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This Week in Seabee History: April 16-22

April 20, 2023 | By MC1 Adam Brock
Consolidated by U.S. Navy Seabee Museum, Naval History and Heritage Command

April 16

1944: 4th Naval Construction Brigade commissioned.

1967: Naval Mobile Construction Battalion (NMCB) 3 s pre-advance party arrived at Phu Bai, Republic of Vietnam (RVN), to select a new advance base camp site.

April 17

1968: Part of NMCB 71 arrived in Chu Lai, RVN.


April 18

1969: NMCB 4 main body departed Port Hueneme, California, and arrived at Da Nang, RVN.

1972: The last Seabee Team site in Vietnam was closed down by Seabee Team 0321. The teams employment at Ham Tan, Binh Tuy Province was shortened to four months by an accelerated phasedown schedule.

April 20

1946: 301st Naval Construction Battalion (NCB) inactivated on Guam.

1970: NMCB 3 advance party returned to the continental United States (CONUS) via commercial aircraft.

1971: NMCB 5 formally relieved NMCB 74 in Vietnam.

April 21

1945: ACORN 50 was decommissioned and Naval Air Base Kobler was commissioned. Used during World War II, an ACORN was a tailored unit designed to carry out the rapid construction and subsequent operation of a landplane and seaplane advance base. Each ACORN had a construction battalion attached to it, as well as trained personnel to operate the control tower, field lighting, aerological unit, transportation, medical, berthing, and messing facilities. A Construction Battalion Maintenance Unit (CBMU) also accompanied each ACORN to maintain the base after the initial construction was completed and the construction battalion had been withdrawn. During the war, ACORNs were sent to such places at Guadalcanal, Espiritu Santo, Green Island, Rendova, Treasury Island, and Majuro.

1966: A Naval Support Unit of Seabees was established in the Department of State. This assignment came about in 1964, because cleverly concealed microphones and listening devices were discovered in the United States embassy in Moscow. As a result of this discovery, Seabees were sent to the newly built U.S. embassy in Warsaw. They proceeded to tear up floors and walls, and there too discovered ingeniously hidden microphones and listening devices. Consequently, the Department of State decided to use Seabees to keep an eye on foreign contract construction at American diplomatic missions in Soviet-bloc countries and also to perform maintenance duties and minor repair construction. The program was later extended to American diplomatic missions in the Far East and in Africa. These informal arrangements were made more permanent with the organization of the Department of State Naval Support Unit.


1969: Cmdr. R.D. Gaulden, Civil Engineer Corps (CEC), commanding officer of NMCB 4, relieved Cmdr. J.J. Lee, CEC, commanding officer of NMCB 12 at Camp Adenir, Da Nang, RVN.

1971: NMCB 3 main body flights, consisting of three passenger flights and one cargo flight, departed Da Nang, RVN, for Port Hueneme, California.

April 22

1943: 91st NCB established at Naval Construction Training Center (NCTC) Camp Peary, Magruder, Virginia.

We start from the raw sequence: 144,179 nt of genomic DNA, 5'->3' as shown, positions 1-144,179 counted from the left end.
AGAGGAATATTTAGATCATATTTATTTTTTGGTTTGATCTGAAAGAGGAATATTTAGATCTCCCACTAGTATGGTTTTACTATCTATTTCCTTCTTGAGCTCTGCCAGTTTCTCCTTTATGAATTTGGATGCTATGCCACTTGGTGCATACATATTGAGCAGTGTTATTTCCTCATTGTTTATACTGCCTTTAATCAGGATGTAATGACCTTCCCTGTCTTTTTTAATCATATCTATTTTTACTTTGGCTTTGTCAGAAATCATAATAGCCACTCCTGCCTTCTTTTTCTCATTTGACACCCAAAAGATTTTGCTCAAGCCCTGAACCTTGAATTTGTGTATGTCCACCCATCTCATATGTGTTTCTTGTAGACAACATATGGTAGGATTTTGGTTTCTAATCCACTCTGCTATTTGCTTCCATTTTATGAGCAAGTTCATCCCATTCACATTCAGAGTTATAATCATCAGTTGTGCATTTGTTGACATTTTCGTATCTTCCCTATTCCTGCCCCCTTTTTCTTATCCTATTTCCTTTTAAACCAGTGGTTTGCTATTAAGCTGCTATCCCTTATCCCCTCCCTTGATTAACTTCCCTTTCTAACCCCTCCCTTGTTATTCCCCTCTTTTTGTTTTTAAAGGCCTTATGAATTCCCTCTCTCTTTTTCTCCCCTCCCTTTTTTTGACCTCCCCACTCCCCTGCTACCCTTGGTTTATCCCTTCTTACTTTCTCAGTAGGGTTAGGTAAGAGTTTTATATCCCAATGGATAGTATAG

1971: Cmdr. Henry E. Keppel, Jr., CEC, commanding officer of Construction Battalion Maintenance Unit (CBMU) 302, relieved Cmdr. J.D. Kirkpatrick, CEC, commanding officer of NMCB 74, as camp commander of Construction Battalion Center (CBC), Bien Hoa, RVN; main body of NMCB 71 returned to Davisville, Rhode Island, from deployment to Naval Station Roosevelt Roads, Puerto Rico.

1991: Following the Iraqi defeat, the Kurdish minority living in northwestern Iraq rebelled in an attempt to win independence. The Iraqi government responded harshly and a gigantic refugee problem developed as hundreds of thousands of Kurds fled their villages into the mountains. The United Nations intervened to protect the Kurds and an Allied-occupied, protected enclave was established around Zakho, Iraq. A relief operation, Operation "Provide Comfort," was launched to provide facilities for the refugees until they could return to their villages.

On 11 April, Naval Mobile Construction Battalion 133, deployed at Rota, Spain, was ordered to send its Air Detachment to Zakho. This was followed on April 22 with orders for the battalion to recall all its details and to redeploy its main body to Zakho. While in Iraq, NMCB 133 was under the tactical command of the U.S. Army 18th Construction Brigade, consisting of the U.S. Army 94th Heavy Engineer Battalion, a British Army engineer squadron, a Dutch engineer battalion, and several smaller U.S. Army logistical units. NMCB 133's camp was established in a walled compound which was also the headquarters of the 24th Marine Expeditionary Unit and the 18th Engineer Brigade. The Seabees were immediately over-tasked and went to a 12-hour day schedule, providing support to the refugee camps in the area. Work consisted of latrine construction, electrical and water-well support, road grading, forklift support, berm construction, and wash-rack construction. In general, the work could best be described as emergency service relief work.


It was originally anticipated that the Seabees would remain at Zakho for three months. It turned out, however, that they were able to leave after only eight weeks because during that period upwards of 300,000 Kurds were convinced that it was safe to return to their homes. The displaced persons camps near Zakho which had held as many as 60,000 Kurds at the midpoint of the deployment, saw this number drop to less than 15,000 by the time NMCB 133 departed.